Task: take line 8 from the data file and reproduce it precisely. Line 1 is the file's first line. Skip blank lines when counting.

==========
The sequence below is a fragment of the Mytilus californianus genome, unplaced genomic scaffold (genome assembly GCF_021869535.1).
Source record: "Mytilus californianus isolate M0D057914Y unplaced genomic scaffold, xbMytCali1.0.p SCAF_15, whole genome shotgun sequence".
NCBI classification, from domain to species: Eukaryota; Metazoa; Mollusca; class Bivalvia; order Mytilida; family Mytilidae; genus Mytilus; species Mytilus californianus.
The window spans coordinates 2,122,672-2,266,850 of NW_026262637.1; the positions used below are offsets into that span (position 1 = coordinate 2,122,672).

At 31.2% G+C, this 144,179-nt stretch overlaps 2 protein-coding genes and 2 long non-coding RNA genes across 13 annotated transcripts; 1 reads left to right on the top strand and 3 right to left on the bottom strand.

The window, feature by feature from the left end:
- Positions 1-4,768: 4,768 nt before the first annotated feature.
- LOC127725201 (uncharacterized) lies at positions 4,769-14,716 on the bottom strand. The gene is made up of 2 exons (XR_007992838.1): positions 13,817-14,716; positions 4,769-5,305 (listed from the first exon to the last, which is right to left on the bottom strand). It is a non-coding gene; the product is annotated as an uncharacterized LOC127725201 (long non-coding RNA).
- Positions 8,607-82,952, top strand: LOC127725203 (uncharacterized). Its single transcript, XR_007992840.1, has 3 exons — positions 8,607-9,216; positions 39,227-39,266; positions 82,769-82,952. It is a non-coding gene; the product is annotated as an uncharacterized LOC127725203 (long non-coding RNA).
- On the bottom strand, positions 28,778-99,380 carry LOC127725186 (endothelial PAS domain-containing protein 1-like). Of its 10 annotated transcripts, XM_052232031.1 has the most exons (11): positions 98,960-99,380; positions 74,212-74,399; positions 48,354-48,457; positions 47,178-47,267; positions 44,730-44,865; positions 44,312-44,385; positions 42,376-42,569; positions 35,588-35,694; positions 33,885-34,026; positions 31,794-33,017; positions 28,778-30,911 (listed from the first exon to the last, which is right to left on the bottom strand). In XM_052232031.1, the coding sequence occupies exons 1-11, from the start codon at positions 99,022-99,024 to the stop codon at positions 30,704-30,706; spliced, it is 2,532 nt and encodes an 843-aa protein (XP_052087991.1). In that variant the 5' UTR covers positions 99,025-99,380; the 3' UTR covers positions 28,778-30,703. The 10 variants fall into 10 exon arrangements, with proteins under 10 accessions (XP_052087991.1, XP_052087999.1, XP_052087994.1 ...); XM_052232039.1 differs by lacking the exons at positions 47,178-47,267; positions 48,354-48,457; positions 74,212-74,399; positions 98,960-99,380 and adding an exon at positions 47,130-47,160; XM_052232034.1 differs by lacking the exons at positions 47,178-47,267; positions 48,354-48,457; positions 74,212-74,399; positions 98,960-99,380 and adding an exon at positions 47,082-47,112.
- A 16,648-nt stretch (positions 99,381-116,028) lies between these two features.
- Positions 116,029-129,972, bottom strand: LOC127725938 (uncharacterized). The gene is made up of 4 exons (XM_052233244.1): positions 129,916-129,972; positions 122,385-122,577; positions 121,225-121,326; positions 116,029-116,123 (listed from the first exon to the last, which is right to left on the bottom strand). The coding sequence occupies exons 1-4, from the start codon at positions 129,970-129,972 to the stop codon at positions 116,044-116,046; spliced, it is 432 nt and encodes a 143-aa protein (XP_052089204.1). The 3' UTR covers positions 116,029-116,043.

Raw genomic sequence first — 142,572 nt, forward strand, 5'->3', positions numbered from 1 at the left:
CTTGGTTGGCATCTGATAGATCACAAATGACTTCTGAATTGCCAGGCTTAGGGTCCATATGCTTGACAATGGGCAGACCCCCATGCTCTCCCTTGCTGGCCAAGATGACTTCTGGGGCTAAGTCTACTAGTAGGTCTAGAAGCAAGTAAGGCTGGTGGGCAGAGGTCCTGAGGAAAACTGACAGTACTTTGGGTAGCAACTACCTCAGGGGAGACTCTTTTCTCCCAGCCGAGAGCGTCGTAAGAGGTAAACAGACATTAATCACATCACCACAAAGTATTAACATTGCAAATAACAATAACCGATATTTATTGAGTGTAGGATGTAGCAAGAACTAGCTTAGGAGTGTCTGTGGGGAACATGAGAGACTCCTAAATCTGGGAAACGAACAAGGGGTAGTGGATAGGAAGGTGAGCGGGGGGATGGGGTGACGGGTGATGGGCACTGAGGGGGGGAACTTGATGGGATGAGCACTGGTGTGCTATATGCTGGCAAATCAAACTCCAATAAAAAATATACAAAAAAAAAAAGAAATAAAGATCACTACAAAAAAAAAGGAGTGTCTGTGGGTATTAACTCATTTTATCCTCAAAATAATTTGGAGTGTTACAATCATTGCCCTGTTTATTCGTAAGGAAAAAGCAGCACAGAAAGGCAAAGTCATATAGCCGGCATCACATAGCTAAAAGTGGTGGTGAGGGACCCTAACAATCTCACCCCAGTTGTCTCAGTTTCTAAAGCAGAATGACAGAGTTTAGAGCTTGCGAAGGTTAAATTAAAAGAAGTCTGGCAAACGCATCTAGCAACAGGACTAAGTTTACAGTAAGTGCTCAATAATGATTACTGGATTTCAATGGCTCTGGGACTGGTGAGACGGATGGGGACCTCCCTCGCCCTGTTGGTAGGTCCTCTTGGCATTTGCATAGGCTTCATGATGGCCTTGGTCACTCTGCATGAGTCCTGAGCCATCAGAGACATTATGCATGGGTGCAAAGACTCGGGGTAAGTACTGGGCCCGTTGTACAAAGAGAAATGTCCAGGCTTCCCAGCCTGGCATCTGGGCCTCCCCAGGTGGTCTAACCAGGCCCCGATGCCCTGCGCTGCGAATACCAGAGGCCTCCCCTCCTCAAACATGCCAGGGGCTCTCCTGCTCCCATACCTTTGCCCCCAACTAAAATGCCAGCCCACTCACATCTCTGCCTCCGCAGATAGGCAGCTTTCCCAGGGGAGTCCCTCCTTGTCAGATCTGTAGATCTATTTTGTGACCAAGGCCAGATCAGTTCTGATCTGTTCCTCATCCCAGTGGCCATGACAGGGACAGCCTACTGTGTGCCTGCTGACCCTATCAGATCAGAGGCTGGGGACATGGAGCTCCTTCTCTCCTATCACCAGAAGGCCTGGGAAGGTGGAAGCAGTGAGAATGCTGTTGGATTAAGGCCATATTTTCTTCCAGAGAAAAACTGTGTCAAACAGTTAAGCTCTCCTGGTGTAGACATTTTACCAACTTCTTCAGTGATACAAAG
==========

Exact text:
- LOC127725201 (uncharacterized) lies at positions 4,769-14,716 on the bottom strand. The gene is made up of 2 exons (XR_007992838.1): positions 13,817-14,716; positions 4,769-5,305 (listed from the first exon to the last, which is right to left on the bottom strand). It is a non-coding gene; the product is annotated as an uncharacterized LOC127725201 (long non-coding RNA).